Try not to invalidate people’s emotions by telling them to “snap out of it” or “get over it.” Mental health challenges are real and can’t be simply thrown away. Respect other people’s feelings and acknowledge the legitimacy of their struggle.  

3. Offer Practical and Professional Help  

Depending on the situation, you may offer practical assistance and provide it if the person agrees. This could include helping someone find a nanny for the weekend, accompanying them to doctor’s appointments, or assisting with daily office tasks they may be struggling with due to their condition. 

If you believe the person’s mental health challenges are severe or endangering their well-being, maybe it’s time to encourage them to seek professional help. Offer to help them find a therapist, psychiatrist, or counselor and support them. 

4. Offer Encouragement But Respect People’s Privacies 

Provide positive reinforcement when they make progress, no matter how small. Celebrate their achievements and let them know you are proud of them for seeking help or taking steps toward recovery. 

However, there are times when some people may want silence and alone time. Respect their privacy and boundaries. Some people may not even want to disclose the details of their condition or treatment. Always ask if they want to share their circumstances and ask permission before discussing their mental health with others. 

5. Offer Consistent Support 

Mental health challenges are often ongoing. Offer consistent support even when things seem to improve. According to the American Psychological Association, it takes 15 to 20 sessions on average for 50 percent of people with mental health illnesses to recover. Others prefer up to 30 sessions.²  

Recovery from mental health challenges is not always linear. There will be ups and downs. Be patient and understanding, and offer support whenever you can. You can check on them regularly. A simple text or a short call can remind them that you care and are there for them. 

Self-Care Goes a Long Way 

While it’s vital to surround yourself with reliable support systems, taking care of yourself will always be the most effective way to battle mental health illnesses. As you go about your day, here are a few things you can incorporate into your routine to practice self-care more effectively.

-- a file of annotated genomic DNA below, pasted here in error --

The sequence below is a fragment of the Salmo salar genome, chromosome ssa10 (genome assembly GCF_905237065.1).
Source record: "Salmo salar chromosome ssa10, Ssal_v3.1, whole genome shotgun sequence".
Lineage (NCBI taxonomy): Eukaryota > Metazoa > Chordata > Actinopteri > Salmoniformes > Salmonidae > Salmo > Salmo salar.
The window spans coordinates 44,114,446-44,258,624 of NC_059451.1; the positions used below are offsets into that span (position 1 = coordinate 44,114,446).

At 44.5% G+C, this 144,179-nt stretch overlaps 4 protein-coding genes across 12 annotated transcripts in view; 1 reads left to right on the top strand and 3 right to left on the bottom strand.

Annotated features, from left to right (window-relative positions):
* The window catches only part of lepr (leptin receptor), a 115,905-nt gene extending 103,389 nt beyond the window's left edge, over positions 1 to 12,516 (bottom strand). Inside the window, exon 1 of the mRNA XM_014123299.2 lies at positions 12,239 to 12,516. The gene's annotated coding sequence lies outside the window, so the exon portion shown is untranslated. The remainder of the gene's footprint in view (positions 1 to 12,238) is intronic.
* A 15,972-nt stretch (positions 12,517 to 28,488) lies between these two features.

1. Exercise Regularly 

Physical activity is not only beneficial for your body but also for your mind. Exercise releases endorphins, which are natural mood lifters. Incorporating regular physical activity into your routine can help manage stress and anxiety. 

2. Practicing Mindfulness and Meditation 

Mindfulness practices, such as meditation and deep breathing exercises, can help you stay grounded and reduce the impact of stressors. These techniques promote relaxation and a sense of inner peace. 

3. Eating a Balanced Diet 

A healthy, nutrient-rich diet can positively impact your mood and energy levels. Nutrient-dense foods like fruits, vegetables, and whole grains can contribute to better mental health. 

4. Sleeping Adequately 

Sleep is essential for mental and emotional well-being. Ensure to get enough rest each night, aiming for 7-9 hours of quality sleep. Establishing a consistent sleep schedule can help improve sleep patterns. 

5. Building Social Connections 

Strong social connections are vital for mental health because they provide a support system when you’re going through challenging periods. Spend time with friends and loved ones, and don’t hesitate to reach out when you need support. 


Galt Foundation is a leading global provider of temporary staffing solutions specifically tailored for individuals with disabilities. With an extensive track record spanning more than 20 years, we excel in offering customized staffing solutions to support your business needs. 

Feel free to contact us today to learn more about how we can help. 


1. “MHPSS worldwide: facts and figures.” Government of Netherlands, 21 Oct. 2019, 

2. “How Long Will It Take for Treatment to Work?” American Psychological Association, 2017, 

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Let’s start a conversation! Are you a person with disabilities searching for a job or an organization with temporary or long-term employment needs? We look forward to helping you realize your potential.